This Range Rover Classic Restomod Rocks a Supercharged LS V8 Engine

The Range Rover Classic is reborn with a modern platform and an LS-swap.

byKyle Cheromcha| UPDATED Jan 19, 2018 11:49 AM
This Range Rover Classic Restomod Rocks a Supercharged LS V8 Engine

The phrase "they don't make them like they used to" is usually wielded to criticize the cheap, flimsy shortcuts automakers take compared to the built-to-last mindset of the past. But it can also be a positive, like when we're talking about a Land Rover Range Rover Classic restomod that does away with the old truck's famously unreliable powertrain in favor of a 556-horsepower, 6.2-liter General Motors V8 engine.

Brought into this undeserving world by the people at Jensen International Automotive, the company created in 2010 to revive the famed Jensen Interceptor in a very similar manner, the Range Rover Chieftain isn't actually a Range Rover at all. Underpinning that beautiful, classic sheet metal is actually the integrated body-frame platform from a third-generation Land Rover Discovery. The LSA V8 engine out of the previous-gen Cadillac CTS-V, a GM-sourced six-speed automatic transmission and transfer case, and independent air suspension round out the major mechanical updates.

Jensen International Automotive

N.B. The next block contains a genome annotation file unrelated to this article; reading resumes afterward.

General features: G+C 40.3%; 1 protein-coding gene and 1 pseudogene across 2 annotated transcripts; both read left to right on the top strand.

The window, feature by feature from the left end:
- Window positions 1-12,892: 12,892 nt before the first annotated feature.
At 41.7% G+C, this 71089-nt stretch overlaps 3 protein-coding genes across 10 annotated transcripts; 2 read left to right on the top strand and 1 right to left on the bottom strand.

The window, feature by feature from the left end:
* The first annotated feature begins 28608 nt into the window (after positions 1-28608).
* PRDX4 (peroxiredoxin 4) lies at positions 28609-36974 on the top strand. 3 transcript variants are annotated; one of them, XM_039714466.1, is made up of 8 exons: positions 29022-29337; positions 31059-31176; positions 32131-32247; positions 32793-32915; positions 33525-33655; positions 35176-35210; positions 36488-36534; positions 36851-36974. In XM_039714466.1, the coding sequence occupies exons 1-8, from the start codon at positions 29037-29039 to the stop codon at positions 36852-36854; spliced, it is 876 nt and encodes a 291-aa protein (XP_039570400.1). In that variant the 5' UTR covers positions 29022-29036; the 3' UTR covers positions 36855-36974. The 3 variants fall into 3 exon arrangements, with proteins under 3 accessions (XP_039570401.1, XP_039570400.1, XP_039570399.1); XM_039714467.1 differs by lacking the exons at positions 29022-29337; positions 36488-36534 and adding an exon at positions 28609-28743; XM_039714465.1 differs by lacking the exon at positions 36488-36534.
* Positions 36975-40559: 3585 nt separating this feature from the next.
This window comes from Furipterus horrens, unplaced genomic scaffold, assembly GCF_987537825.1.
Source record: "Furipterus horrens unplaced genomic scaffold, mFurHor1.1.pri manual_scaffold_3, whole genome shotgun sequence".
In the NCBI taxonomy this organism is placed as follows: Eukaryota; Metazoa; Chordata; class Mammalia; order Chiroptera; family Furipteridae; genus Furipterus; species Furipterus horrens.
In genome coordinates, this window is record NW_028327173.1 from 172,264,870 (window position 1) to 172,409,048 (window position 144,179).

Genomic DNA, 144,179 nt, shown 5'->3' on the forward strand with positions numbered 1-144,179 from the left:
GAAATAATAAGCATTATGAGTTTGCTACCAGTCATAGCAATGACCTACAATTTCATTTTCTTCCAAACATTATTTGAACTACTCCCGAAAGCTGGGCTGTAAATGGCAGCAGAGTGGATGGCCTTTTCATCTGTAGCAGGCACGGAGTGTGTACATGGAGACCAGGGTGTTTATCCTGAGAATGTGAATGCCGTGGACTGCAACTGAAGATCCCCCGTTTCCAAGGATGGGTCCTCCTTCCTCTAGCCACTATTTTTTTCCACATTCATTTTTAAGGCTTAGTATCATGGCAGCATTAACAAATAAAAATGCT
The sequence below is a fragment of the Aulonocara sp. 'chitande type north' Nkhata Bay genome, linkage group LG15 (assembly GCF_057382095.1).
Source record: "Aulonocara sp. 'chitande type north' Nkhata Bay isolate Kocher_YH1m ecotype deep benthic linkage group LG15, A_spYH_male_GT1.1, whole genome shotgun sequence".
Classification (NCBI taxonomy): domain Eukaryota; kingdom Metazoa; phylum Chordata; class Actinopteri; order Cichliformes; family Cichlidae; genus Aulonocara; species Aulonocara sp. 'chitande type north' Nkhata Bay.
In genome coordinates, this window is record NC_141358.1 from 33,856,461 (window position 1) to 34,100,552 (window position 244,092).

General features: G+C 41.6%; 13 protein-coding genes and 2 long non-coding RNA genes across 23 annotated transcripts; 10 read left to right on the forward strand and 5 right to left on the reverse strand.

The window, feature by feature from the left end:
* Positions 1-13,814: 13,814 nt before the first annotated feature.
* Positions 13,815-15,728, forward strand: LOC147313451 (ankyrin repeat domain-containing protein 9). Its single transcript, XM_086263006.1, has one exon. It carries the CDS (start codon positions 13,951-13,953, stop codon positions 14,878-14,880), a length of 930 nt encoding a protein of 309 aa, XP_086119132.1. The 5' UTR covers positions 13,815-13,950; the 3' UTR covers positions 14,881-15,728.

If all that has a few preservationists spilling their tea in polite shock, consider the fact that the original Range Rover Classic used a Rover V8 that itself was originally adapted from a Buick engine. So really, it's the circle of life. And if meticulous trucks are more your speed, you can always bring a beat-up Classic model to Land Rover's "Reborn" program for a (very expensive) full restoration. Pricing on the Range Rover Chieftain hasn't been announced yet.

Inside, the restomod boasts a beautiful leather interior with updated controls and satellite navigation. Nothing about it is overwrought or ostentatious—it's a simple, handsome cabin, and the perfect perch from which to survey your countryside estate. Or a suburban shopping center. There's not much in between, really.

So yes, it can now be said that they don't make Range Rover Classics like they used to, and that's undeniably good news. Except for the conspicuous lack of a two-door option, of course.